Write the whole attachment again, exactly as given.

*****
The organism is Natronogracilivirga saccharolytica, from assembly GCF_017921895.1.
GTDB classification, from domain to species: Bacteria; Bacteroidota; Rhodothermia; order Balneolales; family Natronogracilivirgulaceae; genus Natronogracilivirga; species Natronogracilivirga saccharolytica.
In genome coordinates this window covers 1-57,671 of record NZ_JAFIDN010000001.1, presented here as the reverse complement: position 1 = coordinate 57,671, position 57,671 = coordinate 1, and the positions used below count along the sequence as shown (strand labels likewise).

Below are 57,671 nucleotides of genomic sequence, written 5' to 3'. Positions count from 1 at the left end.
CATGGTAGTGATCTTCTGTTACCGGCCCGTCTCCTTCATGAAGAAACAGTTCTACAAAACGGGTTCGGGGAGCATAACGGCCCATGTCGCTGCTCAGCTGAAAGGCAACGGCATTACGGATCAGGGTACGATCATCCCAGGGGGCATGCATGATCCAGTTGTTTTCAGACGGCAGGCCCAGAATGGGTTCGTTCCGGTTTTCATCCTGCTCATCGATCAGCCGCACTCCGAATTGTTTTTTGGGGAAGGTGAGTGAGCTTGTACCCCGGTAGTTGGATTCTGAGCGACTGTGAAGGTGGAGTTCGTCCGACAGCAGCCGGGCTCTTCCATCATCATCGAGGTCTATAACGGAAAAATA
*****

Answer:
The organism is Natronogracilivirga saccharolytica, from assembly GCF_017921895.1.
GTDB classification, from domain to species: Bacteria; Bacteroidota; Rhodothermia; order Balneolales; family Natronogracilivirgulaceae; genus Natronogracilivirga; species Natronogracilivirga saccharolytica.
In genome coordinates this window covers 1-57,671 of record NZ_JAFIDN010000001.1, presented here as the reverse complement: position 1 = coordinate 57,671, position 57,671 = coordinate 1, and the positions used below count along the sequence as shown (strand labels likewise).

Below are 57,671 nucleotides of genomic sequence, written 5' to 3'. Positions count from 1 at the left end.
CATGGTAGTGATCTTCTGTTACCGGCCCGTCTCCTTCATGAAGAAACAGTTCTACAAAACGGGTTCGGGGAGCATAACGGCCCATGTCGCTGCTCAGCTGAAAGGCAACGGCATTACGGATCAGGGTACGATCATCCCAGGGGGCATGCATGATCCAGTTGTTTTCAGACGGCAGGCCCAGAATGGGTTCGTTCCGGTTTTCATCCTGCTCATCGATCAGCCGCACTCCGAATTGTTTTTTGGGGAAGGTGAGTGAGCTTGTACCCCGGTAGTTGGATTCTGAGCGACTGTGAAGGTGGAGTTCGTCCGACAGCAGCCGGGCTCTTCCATCATCATCGAGGTCTATAACGGAAAAATA